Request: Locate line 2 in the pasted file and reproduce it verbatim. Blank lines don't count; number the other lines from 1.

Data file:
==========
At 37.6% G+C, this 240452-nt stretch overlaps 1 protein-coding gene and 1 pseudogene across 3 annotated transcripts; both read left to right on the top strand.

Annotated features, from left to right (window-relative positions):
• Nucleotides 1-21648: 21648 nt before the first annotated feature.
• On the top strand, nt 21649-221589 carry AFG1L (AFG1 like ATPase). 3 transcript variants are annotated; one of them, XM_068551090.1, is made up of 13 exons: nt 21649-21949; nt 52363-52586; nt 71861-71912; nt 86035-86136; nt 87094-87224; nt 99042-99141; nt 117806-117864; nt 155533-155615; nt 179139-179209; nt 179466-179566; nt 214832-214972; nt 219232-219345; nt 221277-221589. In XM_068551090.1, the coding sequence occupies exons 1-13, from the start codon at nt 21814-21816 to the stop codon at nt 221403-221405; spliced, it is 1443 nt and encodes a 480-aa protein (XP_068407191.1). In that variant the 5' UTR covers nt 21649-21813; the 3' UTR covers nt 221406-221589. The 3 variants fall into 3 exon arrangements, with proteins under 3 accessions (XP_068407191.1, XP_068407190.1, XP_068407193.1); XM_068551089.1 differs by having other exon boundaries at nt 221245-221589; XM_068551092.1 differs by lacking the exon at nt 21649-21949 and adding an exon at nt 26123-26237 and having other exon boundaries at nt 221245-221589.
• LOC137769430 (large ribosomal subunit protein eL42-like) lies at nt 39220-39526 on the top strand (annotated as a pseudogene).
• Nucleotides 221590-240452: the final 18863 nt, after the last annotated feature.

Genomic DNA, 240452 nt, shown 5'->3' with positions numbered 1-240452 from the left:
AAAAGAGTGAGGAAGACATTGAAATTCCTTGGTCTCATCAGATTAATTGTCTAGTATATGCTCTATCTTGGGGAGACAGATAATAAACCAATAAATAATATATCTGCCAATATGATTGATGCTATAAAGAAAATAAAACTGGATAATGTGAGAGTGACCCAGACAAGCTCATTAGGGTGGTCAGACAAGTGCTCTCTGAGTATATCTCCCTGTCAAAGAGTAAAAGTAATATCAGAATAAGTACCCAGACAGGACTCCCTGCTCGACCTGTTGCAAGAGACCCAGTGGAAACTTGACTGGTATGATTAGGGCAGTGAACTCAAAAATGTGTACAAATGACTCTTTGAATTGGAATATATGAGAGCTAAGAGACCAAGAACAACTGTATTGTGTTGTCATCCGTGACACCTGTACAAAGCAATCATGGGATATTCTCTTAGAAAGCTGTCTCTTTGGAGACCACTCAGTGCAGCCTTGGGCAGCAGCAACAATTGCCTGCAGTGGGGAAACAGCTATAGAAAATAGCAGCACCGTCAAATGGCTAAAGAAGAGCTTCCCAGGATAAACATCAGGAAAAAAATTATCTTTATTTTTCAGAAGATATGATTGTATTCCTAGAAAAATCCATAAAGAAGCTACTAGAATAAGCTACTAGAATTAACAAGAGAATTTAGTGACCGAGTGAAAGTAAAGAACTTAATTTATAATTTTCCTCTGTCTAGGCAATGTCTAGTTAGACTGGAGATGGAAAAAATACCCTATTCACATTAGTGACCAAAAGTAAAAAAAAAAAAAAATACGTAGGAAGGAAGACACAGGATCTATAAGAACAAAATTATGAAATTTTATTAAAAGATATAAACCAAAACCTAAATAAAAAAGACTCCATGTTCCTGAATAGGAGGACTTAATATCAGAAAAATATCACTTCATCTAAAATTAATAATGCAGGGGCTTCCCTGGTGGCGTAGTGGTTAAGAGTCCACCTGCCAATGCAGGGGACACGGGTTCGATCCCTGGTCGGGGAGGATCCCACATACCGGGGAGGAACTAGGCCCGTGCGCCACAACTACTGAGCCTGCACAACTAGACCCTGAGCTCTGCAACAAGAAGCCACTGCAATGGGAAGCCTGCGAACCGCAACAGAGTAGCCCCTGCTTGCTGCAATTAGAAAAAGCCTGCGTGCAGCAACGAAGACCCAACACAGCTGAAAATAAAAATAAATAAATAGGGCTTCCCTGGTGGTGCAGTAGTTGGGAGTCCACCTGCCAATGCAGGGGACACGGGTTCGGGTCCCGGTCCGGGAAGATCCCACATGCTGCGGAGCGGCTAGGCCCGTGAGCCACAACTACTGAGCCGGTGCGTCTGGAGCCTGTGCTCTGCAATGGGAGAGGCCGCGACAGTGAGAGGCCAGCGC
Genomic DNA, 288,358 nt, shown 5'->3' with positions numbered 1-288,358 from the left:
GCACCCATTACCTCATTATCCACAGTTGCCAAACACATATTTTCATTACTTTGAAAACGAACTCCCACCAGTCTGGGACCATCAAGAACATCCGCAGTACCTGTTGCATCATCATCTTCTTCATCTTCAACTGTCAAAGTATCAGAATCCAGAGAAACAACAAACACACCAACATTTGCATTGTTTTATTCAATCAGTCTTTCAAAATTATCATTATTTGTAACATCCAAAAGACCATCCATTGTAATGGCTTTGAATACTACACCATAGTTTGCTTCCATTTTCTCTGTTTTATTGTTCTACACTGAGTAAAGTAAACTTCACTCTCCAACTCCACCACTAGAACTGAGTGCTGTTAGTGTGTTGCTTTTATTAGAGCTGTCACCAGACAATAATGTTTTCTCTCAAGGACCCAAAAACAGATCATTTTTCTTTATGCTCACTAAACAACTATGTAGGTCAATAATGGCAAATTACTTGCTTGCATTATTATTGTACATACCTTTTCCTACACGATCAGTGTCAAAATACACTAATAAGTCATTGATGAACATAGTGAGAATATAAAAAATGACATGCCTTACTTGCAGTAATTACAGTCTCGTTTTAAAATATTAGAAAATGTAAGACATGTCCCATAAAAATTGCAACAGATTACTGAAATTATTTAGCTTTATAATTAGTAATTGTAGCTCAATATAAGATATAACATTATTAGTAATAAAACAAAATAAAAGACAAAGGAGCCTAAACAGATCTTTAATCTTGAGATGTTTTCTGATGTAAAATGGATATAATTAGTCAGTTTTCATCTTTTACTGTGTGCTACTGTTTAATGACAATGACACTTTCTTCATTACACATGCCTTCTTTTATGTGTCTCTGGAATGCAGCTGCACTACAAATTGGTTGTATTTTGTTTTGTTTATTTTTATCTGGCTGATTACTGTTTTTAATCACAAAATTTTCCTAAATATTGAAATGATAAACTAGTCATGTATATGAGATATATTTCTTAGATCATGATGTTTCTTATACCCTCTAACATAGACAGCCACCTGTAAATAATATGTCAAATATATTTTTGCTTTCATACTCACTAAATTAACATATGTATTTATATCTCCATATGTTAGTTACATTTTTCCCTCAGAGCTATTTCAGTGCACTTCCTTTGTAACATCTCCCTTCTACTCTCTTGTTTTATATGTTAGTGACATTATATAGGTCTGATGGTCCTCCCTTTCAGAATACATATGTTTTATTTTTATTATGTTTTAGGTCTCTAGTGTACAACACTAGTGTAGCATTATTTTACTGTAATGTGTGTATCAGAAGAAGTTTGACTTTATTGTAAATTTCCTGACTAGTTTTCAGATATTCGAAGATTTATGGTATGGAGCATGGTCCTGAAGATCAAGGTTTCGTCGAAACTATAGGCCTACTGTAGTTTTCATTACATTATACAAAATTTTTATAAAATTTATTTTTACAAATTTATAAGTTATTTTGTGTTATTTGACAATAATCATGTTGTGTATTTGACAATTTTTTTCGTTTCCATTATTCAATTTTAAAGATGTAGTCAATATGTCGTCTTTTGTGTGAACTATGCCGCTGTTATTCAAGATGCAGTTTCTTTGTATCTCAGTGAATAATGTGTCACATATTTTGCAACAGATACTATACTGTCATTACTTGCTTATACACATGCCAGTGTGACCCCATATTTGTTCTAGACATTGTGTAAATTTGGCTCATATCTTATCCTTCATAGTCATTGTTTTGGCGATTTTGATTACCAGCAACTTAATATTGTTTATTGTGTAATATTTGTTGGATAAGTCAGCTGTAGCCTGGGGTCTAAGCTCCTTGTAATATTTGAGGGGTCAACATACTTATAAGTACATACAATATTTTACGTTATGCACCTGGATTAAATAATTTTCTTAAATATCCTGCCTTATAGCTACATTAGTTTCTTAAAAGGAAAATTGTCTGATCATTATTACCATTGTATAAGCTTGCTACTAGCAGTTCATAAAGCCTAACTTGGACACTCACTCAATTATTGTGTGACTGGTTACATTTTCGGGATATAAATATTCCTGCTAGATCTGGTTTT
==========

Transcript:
Annotated features, from left to right (window-relative positions):